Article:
Flu cases showing up across country
As the new year approaches, so does the peak of influenza season and, according to WebMD.com, Placer County experiencing a “moderate” outbreak.
Flu season can begin as early as October and usually peaks in January or February, according to www.flu.gov. Individuals most at risk are seniors age 65 and older; children, especially those younger than 2 years old; and people with chronic health conditions.
Complications from the flu include:
— Bacterial pneumonia
— Ear or sinus infections
—Worsening of chronic health conditions
Each year, between 5 and 20 percent of U.S. residents get the flu, and more than 200,000 people are hospitalized for flu-related complications.
In Auburn, physician’s assistant Jeffrey Topo of Sierra Doctors Medical Group, said that he has seen about four total cases of influenza since the beginning of December.
“Once the flu shot comes out, we try to get people to get it as long as they qualify,” Topo said. “Once people get sick, the main complaints are fever, cough, sore throat, bad body aches, runny nose and congestion. The older you get, the more it can affect you in a negative manner. Within the first few days, you should see your doctor to receive treatment. There is an antiviral out that is recommended as long as you take it within the first few days. It’s called Tamiflu.”
Topo also said that he has seen neither an increase nor decrease in the number of flu patients this year compared to last year, but he said getting the flu shot is a good idea.
“So far it’s been pretty much the same,” Topo said. “I do think it’s good (to get vaccinated), just so you don’t have to deal with it. Theoretically it protects you. … You are probably going to have a milder case of the flu, and your symptoms could be less severe.”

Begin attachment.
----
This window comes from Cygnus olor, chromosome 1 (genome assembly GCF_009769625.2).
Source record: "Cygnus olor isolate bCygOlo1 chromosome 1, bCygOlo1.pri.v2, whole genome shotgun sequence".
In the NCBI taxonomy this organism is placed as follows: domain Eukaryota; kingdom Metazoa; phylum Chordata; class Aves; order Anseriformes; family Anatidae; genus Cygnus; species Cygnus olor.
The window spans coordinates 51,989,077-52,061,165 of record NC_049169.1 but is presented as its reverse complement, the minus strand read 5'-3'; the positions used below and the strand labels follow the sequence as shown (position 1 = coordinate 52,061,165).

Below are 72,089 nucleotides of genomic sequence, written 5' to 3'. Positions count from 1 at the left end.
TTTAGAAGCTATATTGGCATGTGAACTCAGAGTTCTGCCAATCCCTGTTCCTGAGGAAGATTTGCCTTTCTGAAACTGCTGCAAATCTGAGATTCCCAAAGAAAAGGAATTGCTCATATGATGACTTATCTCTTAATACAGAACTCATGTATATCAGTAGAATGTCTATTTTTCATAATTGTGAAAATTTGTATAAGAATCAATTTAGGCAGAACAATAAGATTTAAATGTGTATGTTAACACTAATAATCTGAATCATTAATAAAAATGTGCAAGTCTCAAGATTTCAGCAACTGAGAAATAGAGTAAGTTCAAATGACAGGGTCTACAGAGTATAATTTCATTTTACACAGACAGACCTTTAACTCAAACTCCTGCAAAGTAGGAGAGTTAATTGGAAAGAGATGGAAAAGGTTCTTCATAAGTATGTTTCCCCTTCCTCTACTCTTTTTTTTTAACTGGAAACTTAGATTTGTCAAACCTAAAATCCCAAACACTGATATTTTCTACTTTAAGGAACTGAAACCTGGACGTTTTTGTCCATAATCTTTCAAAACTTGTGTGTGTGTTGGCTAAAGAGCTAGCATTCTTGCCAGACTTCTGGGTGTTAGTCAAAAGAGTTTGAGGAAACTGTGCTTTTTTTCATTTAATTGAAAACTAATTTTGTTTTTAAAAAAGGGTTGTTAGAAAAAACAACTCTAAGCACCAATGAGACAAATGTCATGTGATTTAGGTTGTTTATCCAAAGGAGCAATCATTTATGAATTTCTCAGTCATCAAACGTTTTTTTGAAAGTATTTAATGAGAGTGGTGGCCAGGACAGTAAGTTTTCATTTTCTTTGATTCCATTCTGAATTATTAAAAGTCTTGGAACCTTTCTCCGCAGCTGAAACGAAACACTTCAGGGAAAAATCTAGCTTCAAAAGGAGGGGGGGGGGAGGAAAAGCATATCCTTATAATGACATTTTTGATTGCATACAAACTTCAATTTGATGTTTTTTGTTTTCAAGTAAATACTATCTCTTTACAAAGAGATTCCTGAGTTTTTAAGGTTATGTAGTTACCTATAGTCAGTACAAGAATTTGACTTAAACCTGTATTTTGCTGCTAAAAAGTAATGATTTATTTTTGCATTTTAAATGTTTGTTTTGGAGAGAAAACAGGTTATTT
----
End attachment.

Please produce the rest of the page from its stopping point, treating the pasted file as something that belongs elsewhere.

The Centers for Disease Control and Prevention recommends that everyone over the age of six months receive flu vaccinations annually, with some rare exceptions. Vaccines are available in Auburn at Target, CVS, Rite Aid and Safeway, among other locations. Individuals can also receive flu shots through their health insurance, doctor’s office and at local clinics.
At Auburn Ravine Terrace senior retirement community, some independent-living residents took a bus to get flu shots at the Senior Health Fair at the Gold Country Fairgrounds in October.
According to receptionist Leah Hewling, the bus takes nine seniors at a time to the fairgrounds so that they can receive their vaccinations.
“The bus trips are first-come, first-serve. They leave early in the morning and everyone is taken care of in one day. They (the senior residents) can determine if they want the shot.”
Wesley Nicks of the Placer County Public Health Department said that more information about influenza statistics and rates in Placer County will become available next week.
“Right now we are seeing that it (the flu rate) is about the same as last year,” Nicks said. “It may change … but around Placer, we have not seen a change yet. The Centers for Disease Control and Prevention said H1N1 seems to be the stronger strain this year … but it is included in the vaccine. That happens every year where one strain happens to be more prominent than others. We may send a health alert out on Monday and are waiting for lab confirmation.”